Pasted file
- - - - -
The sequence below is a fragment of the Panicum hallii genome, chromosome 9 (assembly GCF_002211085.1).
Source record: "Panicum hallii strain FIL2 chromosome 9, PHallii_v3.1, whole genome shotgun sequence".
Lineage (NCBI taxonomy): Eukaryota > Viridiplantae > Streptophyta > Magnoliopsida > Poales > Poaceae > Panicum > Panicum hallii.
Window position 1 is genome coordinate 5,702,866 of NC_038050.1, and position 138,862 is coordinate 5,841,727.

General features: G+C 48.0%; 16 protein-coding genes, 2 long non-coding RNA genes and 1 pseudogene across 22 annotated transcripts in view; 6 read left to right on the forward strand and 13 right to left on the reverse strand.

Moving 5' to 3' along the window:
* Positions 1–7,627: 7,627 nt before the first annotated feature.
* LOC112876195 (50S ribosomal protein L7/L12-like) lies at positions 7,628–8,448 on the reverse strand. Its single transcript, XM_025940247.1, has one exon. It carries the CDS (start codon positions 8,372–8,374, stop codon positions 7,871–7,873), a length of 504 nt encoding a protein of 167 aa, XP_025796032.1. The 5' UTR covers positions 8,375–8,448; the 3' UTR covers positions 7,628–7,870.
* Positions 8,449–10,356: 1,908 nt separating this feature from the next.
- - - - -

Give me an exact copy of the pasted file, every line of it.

The sequence below is a fragment of the Panicum hallii genome, chromosome 9 (assembly GCF_002211085.1).
Source record: "Panicum hallii strain FIL2 chromosome 9, PHallii_v3.1, whole genome shotgun sequence".
Lineage (NCBI taxonomy): Eukaryota > Viridiplantae > Streptophyta > Magnoliopsida > Poales > Poaceae > Panicum > Panicum hallii.
Window position 1 is genome coordinate 5,702,866 of NC_038050.1, and position 138,862 is coordinate 5,841,727.

General features: G+C 48.0%; 16 protein-coding genes, 2 long non-coding RNA genes and 1 pseudogene across 22 annotated transcripts in view; 6 read left to right on the forward strand and 13 right to left on the reverse strand.

Moving 5' to 3' along the window:
* Positions 1–7,627: 7,627 nt before the first annotated feature.
* LOC112876195 (50S ribosomal protein L7/L12-like) lies at positions 7,628–8,448 on the reverse strand. Its single transcript, XM_025940247.1, has one exon. It carries the CDS (start codon positions 8,372–8,374, stop codon positions 7,871–7,873), a length of 504 nt encoding a protein of 167 aa, XP_025796032.1. The 5' UTR covers positions 8,375–8,448; the 3' UTR covers positions 7,628–7,870.
* Positions 8,449–10,356: 1,908 nt separating this feature from the next.